Pulse Width Modulation
- Produce analog outputs (e.g. make an LED half as bright, rather than off or on)
- Argon does not have analog outputs (and neither do many microcontrollers)
- We will fake it!
Pulse Width Modulation (PWM)
- PWM is a technique we use to simulate analog outputs
- Basically, we switch a digital ouput on/off very quickly (modulate)
- Also specify how long the output is on, and how long it is off (pulse width)
- The result is the “effective” output voltage can be varied (since the signal is switching between high and low)
- Square wave: a digital output that switches repeatedly from high (3.3v) to low (0v)
- Pulse width: how long the signal is high (usually in milliseconds)
- Duty cycle: percentage of one “cycle” that a signal is at 3.3v
- Period: time for one on/off cycle to complete (usually in milliseconds)
- Frequency: how many times per second the on/off cycle repeats (Hz) (default Argon PWM frequency is 500 Hz or 2 ms)
Key Terms Illustrated
- What is the output voltage of an Argon pin?
- What is the effective output voltage using PWM with 50% duty cycle?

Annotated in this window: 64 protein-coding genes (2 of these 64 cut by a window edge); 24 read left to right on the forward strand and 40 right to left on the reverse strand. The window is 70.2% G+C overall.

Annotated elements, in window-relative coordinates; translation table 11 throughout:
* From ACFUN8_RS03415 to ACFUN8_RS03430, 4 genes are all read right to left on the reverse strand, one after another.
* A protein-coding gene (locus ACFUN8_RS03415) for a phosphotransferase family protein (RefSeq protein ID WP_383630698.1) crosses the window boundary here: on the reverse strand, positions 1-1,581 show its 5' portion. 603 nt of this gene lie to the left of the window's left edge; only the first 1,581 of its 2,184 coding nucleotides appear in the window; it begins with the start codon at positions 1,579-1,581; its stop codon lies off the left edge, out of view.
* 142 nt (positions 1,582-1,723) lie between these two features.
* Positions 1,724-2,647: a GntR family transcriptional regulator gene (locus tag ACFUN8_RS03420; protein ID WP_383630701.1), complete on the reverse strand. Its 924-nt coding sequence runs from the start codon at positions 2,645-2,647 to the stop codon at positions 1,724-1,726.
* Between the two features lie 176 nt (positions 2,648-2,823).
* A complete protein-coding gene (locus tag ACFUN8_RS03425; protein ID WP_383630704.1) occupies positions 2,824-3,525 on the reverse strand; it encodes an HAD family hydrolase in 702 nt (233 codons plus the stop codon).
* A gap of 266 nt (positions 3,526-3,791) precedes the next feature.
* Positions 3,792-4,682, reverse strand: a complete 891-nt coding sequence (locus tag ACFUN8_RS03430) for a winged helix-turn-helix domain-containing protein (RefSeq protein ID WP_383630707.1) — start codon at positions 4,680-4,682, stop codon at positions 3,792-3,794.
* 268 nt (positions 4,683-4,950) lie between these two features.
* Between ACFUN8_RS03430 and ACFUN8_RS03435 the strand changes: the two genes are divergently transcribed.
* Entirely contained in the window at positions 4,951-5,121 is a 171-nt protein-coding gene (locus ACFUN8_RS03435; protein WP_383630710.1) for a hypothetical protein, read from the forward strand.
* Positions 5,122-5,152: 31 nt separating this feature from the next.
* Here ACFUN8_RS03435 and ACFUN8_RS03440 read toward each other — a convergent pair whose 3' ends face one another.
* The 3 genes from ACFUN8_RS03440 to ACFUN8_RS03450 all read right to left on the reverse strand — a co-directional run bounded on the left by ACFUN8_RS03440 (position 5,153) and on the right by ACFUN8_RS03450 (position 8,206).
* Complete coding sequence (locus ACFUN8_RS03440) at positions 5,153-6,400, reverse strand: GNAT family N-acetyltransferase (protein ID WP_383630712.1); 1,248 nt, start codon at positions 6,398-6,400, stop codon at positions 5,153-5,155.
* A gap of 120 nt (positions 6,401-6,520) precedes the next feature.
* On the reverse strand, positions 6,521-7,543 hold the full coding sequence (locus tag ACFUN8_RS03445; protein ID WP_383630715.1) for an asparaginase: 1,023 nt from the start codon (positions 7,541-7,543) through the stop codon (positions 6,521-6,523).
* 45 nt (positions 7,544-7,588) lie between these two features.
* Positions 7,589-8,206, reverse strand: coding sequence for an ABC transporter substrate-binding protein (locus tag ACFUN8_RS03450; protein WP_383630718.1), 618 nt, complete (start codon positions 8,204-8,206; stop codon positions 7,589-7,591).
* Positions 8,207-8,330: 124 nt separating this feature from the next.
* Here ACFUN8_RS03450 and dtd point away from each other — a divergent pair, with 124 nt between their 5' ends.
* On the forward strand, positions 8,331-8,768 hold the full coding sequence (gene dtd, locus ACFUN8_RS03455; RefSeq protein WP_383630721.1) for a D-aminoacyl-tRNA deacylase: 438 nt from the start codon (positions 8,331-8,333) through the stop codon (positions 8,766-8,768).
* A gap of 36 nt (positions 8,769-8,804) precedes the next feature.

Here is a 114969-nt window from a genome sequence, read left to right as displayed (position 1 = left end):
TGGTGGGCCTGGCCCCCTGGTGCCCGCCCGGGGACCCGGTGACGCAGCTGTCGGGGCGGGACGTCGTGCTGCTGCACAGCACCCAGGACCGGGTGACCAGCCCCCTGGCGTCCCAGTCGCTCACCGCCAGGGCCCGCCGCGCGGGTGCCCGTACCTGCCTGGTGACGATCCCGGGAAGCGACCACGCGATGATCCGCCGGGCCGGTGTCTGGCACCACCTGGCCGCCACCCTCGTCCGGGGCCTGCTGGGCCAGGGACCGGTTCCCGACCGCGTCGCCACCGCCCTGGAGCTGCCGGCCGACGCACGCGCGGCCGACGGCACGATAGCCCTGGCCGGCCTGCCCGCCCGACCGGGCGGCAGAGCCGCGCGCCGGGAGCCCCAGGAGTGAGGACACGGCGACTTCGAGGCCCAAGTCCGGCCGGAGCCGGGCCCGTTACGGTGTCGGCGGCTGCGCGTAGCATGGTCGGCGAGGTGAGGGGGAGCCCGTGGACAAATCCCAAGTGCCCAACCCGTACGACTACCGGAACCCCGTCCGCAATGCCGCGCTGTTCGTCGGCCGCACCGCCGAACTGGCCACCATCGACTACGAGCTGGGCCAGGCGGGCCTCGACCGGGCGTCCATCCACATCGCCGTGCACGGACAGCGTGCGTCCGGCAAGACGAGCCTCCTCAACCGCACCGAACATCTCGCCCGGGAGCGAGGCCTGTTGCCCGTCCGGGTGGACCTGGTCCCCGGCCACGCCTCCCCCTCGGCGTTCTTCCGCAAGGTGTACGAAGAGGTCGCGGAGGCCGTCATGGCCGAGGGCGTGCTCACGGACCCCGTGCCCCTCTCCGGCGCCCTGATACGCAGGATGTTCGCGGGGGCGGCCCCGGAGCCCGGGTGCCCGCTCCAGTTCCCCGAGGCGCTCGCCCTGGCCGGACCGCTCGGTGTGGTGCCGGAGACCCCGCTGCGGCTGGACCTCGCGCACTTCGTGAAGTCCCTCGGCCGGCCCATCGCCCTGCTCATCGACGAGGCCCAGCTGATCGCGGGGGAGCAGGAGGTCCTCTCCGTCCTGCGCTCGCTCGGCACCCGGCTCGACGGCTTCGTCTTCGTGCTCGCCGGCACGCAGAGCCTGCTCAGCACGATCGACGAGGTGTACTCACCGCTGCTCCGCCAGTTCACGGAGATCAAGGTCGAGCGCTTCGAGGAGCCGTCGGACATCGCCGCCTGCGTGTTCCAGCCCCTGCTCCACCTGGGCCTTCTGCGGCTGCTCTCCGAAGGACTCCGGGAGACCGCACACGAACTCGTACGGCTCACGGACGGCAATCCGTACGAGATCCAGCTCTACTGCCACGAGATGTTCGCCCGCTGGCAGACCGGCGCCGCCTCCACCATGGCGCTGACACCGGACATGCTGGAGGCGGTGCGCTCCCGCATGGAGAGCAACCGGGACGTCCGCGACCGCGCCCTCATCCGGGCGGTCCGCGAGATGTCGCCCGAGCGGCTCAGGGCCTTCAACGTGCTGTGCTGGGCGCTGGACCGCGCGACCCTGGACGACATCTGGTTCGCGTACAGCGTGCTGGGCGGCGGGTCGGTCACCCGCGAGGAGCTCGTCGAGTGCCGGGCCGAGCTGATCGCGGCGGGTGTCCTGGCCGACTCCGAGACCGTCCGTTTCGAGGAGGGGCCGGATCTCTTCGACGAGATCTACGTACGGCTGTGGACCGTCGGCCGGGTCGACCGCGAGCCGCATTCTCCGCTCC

- What is the effective output voltage using PWM with 25% duty cycle?
- What is the effective output voltage using PWM with 0% duty cycle?
Why does this work?
- Only certain pins support PWM
- Pins D2-D8 can be used as PWM output pins
- Pins A0-A5 can also be used
- PWM pins are assigned to one of three groups
- Each group can have different PWM values (duty cycles), but must share the same frequency and resolution
- Pins D4, D5, D6, D8
- Pins A0, A1, A2, A3
- Pins D2, D3, A4, A5
Writing Analog Output with
analogWrite(PIN_NUMBER, VALUE); //VALUE: 0-255
- You can control the pulse width with
- We discussed duty cycle as 0%-100%, but
analogWrite(LED_PIN, 127); //50% duty cycle, or 1.67v analogWrite(LED_PIN, 192); //75% duty cycle, or 2.45v analogWrite(LED_PIN, 0); //0% duty cycle, or 0v